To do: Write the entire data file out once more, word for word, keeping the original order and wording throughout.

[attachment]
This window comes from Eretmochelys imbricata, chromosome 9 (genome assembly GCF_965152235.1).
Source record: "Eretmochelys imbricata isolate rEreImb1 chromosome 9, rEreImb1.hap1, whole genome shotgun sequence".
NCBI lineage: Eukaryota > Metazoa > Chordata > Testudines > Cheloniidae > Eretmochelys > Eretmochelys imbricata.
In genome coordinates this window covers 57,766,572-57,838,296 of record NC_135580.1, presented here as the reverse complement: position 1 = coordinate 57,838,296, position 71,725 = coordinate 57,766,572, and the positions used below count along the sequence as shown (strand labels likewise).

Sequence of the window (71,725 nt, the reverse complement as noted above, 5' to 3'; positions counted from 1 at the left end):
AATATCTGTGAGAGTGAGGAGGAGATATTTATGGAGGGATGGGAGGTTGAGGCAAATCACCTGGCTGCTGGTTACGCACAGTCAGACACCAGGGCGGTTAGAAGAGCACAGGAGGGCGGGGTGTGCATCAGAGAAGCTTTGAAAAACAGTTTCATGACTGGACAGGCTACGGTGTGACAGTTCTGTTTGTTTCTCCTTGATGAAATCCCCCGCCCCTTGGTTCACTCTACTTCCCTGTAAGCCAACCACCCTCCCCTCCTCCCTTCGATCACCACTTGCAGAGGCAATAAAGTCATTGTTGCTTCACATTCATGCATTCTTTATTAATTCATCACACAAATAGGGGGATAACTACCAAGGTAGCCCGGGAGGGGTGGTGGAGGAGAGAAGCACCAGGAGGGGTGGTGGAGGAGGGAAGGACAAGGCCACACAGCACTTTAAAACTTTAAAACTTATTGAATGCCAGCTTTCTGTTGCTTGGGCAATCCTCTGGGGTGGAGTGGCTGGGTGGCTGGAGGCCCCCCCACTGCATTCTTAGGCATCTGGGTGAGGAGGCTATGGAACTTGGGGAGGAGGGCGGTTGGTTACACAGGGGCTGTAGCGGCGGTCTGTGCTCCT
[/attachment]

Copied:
This window comes from Eretmochelys imbricata, chromosome 9 (genome assembly GCF_965152235.1).
Source record: "Eretmochelys imbricata isolate rEreImb1 chromosome 9, rEreImb1.hap1, whole genome shotgun sequence".
NCBI lineage: Eukaryota > Metazoa > Chordata > Testudines > Cheloniidae > Eretmochelys > Eretmochelys imbricata.
In genome coordinates this window covers 57,766,572-57,838,296 of record NC_135580.1, presented here as the reverse complement: position 1 = coordinate 57,838,296, position 71,725 = coordinate 57,766,572, and the positions used below count along the sequence as shown (strand labels likewise).

Sequence of the window (71,725 nt, the reverse complement as noted above, 5' to 3'; positions counted from 1 at the left end):
AATATCTGTGAGAGTGAGGAGGAGATATTTATGGAGGGATGGGAGGTTGAGGCAAATCACCTGGCTGCTGGTTACGCACAGTCAGACACCAGGGCGGTTAGAAGAGCACAGGAGGGCGGGGTGTGCATCAGAGAAGCTTTGAAAAACAGTTTCATGACTGGACAGGCTACGGTGTGACAGTTCTGTTTGTTTCTCCTTGATGAAATCCCCCGCCCCTTGGTTCACTCTACTTCCCTGTAAGCCAACCACCCTCCCCTCCTCCCTTCGATCACCACTTGCAGAGGCAATAAAGTCATTGTTGCTTCACATTCATGCATTCTTTATTAATTCATCACACAAATAGGGGGATAACTACCAAGGTAGCCCGGGAGGGGTGGTGGAGGAGAGAAGCACCAGGAGGGGTGGTGGAGGAGGGAAGGACAAGGCCACACAGCACTTTAAAACTTTAAAACTTATTGAATGCCAGCTTTCTGTTGCTTGGGCAATCCTCTGGGGTGGAGTGGCTGGGTGGCTGGAGGCCCCCCCACTGCATTCTTAGGCATCTGGGTGAGGAGGCTATGGAACTTGGGGAGGAGGGCGGTTGGTTACACAGGGGCTGTAGCGGCGGTCTGTGCTCCT